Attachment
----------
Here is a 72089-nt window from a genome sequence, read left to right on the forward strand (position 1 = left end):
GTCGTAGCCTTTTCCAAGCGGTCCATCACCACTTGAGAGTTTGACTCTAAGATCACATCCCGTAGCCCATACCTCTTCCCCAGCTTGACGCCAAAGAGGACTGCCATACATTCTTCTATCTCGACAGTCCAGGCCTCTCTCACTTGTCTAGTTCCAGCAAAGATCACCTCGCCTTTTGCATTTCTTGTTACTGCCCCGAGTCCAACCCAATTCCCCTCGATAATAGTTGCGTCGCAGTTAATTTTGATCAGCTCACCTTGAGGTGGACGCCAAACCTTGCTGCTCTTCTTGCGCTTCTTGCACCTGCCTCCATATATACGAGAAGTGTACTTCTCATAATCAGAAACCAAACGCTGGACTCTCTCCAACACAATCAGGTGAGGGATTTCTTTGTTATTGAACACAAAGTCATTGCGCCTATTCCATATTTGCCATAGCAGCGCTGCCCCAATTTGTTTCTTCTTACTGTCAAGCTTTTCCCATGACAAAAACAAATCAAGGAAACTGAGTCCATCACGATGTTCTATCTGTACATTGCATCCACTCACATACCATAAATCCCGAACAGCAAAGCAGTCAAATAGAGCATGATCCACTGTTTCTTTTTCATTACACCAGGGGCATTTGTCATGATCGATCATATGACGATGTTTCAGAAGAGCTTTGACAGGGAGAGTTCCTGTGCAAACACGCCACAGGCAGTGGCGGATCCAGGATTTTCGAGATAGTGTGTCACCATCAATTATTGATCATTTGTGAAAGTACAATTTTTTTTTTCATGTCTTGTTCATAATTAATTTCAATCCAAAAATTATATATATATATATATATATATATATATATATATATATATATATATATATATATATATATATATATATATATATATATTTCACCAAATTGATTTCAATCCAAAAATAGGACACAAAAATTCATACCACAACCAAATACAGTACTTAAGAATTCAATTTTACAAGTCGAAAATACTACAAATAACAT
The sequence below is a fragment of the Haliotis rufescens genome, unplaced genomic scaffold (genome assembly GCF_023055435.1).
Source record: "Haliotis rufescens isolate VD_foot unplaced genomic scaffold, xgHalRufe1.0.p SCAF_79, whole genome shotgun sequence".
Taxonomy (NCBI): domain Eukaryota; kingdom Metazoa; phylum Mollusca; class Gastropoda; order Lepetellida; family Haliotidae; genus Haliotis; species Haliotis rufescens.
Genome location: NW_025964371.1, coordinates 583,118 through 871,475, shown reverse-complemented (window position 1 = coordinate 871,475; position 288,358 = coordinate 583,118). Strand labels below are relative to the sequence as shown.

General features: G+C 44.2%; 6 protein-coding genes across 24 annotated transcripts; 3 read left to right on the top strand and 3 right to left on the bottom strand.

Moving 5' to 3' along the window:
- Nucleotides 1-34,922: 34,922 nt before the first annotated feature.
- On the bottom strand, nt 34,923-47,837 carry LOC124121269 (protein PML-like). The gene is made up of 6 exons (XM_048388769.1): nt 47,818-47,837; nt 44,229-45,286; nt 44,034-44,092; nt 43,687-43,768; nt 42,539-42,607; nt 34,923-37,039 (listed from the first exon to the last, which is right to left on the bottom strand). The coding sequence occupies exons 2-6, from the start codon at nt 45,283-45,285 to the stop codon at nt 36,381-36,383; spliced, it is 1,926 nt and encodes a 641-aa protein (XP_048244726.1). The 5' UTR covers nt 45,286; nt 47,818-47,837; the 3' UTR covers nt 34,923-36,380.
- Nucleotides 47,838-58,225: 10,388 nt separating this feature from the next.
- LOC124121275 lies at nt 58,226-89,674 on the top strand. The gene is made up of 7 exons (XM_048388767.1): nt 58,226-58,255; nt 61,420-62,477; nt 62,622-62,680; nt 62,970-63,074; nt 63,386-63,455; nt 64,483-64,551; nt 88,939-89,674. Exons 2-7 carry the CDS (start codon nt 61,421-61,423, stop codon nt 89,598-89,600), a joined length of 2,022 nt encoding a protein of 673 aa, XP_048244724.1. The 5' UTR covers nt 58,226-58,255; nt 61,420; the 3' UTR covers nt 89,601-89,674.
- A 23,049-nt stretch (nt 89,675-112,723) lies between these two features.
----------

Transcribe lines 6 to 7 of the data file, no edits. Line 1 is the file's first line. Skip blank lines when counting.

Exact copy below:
Genome location: NW_025964371.1, coordinates 583,118 through 871,475, shown reverse-complemented (window position 1 = coordinate 871,475; position 288,358 = coordinate 583,118). Strand labels below are relative to the sequence as shown.

General features: G+C 44.2%; 6 protein-coding genes across 24 annotated transcripts; 3 read left to right on the top strand and 3 right to left on the bottom strand.